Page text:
- 1Act in an excessively subservient manner: she didn’t have to kowtow to a bossMore example sentences
grovel, behave obsequiously, be obsequious, be servile, be sycophantic, fawn on, bow and scrape, toady, truckle, abase oneself, humble oneself, prostrate oneself; curry favour with, flatter, court, woo, dance attendance on, make up to, play up to, ingratiate oneself withNorth American • informal brown-noseAustralian/New Zealand • informal smoodge to• archaic blandish
- He didn't kowtow to anyone, said what he pleased, dressed as he pleased.
- He is grateful for it, but he is not going to kowtow to anybody.
- Must we forever kowtow to US imperialism and be treated like the illegitimate children of the global economy?
- 2 • historical Kneel and touch the ground with the forehead in worship or submission as part of Chinese custom.More example sentences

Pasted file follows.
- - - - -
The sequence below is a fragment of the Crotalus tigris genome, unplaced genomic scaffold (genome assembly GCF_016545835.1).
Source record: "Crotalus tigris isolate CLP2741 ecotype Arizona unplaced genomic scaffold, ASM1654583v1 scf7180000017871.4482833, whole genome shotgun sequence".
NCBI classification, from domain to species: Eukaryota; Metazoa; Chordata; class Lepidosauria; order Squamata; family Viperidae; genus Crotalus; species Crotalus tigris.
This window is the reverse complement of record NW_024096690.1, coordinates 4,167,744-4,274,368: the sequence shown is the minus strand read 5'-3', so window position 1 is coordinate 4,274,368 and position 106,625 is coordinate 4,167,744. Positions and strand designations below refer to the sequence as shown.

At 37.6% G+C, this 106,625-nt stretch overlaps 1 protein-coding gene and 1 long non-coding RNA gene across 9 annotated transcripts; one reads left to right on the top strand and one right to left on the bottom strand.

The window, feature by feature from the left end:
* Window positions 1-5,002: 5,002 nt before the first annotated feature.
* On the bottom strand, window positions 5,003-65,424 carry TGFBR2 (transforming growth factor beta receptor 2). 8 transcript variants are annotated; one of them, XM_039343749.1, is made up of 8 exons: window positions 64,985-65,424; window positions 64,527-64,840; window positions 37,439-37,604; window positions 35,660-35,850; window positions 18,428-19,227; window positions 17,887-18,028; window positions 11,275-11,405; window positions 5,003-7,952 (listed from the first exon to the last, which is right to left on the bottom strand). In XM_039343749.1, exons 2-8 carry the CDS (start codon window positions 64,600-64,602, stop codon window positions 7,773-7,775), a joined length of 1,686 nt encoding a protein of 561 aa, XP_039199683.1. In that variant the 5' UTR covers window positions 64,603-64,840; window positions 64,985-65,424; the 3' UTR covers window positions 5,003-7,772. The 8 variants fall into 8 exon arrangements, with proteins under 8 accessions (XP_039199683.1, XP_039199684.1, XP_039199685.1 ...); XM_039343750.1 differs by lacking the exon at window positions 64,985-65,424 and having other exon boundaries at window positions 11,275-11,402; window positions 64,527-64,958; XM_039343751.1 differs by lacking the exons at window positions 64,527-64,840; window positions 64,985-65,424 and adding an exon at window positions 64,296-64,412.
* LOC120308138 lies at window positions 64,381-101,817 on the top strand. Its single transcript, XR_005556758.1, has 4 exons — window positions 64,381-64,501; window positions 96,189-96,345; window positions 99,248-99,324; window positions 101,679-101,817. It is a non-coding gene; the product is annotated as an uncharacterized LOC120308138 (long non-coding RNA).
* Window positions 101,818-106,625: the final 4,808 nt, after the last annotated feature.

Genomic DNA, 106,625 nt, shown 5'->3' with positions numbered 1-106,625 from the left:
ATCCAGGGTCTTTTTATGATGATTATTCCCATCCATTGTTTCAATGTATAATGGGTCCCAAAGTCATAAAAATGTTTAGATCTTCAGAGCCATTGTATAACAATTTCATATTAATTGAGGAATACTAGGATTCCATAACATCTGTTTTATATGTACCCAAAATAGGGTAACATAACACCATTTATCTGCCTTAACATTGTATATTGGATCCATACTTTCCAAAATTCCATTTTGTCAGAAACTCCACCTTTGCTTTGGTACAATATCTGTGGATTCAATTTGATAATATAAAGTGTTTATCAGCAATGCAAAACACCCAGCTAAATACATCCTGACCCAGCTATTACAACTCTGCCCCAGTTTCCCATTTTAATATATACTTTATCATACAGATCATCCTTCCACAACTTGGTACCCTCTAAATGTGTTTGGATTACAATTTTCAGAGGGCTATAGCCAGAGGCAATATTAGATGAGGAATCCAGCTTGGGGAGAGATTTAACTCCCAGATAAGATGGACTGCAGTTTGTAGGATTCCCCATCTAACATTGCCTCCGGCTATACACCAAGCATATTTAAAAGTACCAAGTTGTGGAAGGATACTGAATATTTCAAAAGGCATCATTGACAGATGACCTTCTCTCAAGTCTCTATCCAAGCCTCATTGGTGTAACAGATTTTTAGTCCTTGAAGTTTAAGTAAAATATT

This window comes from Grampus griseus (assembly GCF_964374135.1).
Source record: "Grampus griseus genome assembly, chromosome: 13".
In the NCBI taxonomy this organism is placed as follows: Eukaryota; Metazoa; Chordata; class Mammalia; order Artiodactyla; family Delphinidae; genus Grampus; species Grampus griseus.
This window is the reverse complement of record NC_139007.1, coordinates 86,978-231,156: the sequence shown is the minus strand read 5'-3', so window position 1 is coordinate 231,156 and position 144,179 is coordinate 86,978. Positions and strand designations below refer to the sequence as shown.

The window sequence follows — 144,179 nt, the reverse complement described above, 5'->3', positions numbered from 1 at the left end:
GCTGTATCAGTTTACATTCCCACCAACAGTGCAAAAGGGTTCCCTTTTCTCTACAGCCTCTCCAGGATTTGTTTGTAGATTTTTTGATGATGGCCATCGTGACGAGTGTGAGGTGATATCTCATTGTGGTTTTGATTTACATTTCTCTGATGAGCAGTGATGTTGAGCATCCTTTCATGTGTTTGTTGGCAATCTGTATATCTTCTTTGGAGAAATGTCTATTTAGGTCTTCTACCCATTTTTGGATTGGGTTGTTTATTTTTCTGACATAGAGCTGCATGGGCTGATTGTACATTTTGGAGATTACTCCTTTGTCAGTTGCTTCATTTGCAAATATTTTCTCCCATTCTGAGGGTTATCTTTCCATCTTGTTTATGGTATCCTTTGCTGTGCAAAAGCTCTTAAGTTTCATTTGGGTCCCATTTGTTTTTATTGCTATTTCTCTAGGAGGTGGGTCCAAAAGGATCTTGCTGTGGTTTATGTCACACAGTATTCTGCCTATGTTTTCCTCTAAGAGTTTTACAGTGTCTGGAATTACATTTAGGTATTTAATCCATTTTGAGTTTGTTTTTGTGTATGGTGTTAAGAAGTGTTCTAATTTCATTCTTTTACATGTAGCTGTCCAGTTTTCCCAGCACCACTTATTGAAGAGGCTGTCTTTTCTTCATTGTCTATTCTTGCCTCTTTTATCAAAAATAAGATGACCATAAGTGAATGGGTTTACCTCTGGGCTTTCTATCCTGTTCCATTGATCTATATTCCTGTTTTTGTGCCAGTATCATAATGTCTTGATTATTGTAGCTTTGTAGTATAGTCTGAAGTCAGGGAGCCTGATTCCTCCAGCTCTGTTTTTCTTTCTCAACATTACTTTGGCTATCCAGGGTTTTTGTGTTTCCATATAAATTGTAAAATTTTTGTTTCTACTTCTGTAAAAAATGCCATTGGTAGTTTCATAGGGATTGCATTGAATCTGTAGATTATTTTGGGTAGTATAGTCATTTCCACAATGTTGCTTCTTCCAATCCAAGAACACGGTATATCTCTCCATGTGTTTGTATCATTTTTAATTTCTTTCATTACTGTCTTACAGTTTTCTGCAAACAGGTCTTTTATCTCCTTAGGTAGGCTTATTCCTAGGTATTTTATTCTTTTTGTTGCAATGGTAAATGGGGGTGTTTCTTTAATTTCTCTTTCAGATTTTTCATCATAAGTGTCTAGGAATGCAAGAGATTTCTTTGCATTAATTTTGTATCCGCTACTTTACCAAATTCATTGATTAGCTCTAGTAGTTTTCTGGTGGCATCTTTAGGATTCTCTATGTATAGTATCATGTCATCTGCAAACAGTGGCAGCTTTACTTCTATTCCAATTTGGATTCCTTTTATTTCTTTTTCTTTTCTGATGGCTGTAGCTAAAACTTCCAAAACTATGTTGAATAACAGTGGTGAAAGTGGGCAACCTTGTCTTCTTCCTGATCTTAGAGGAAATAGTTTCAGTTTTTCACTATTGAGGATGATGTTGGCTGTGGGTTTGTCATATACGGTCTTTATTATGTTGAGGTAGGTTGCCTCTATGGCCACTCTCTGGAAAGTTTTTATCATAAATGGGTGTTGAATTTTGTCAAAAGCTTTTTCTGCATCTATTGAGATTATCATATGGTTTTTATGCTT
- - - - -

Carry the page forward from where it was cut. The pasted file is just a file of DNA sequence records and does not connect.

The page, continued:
prostrate oneself, bow, bow down before, genuflect, do/make obeisance, fall on one's knees before, get down on one's knees before, kneel before; salaam, throw oneself at someone's feet, fall down before someone, curtsy, bow and scrape; pay homage, show reverence, show deference, humble oneself before someone, worship
- In ‘Keeper of the Keys,’ Chan has to deal with a much older Chinese servant who kowtows to his white master in embarrassing fashion.
- Supplicants no longer approached the imperial presence on their knees, bruising their foreheads as they kowtowed so hard that the emperor heard their respect from the sound of their heads hitting the floor.
- They said his actions were more wicked and despicable than earlier claims of a foreign hostess forcing Chinese female workers to kowtow and a security guard frisking female workers.
noun• historical Back to top
- An act of kowtowing as part of Chinese custom.More example sentences
- Chang kowtows before the Emperor, who tells him of his mission.
early 19th century: from Chinese kētóu, from kē 'knock' + tóu 'head'.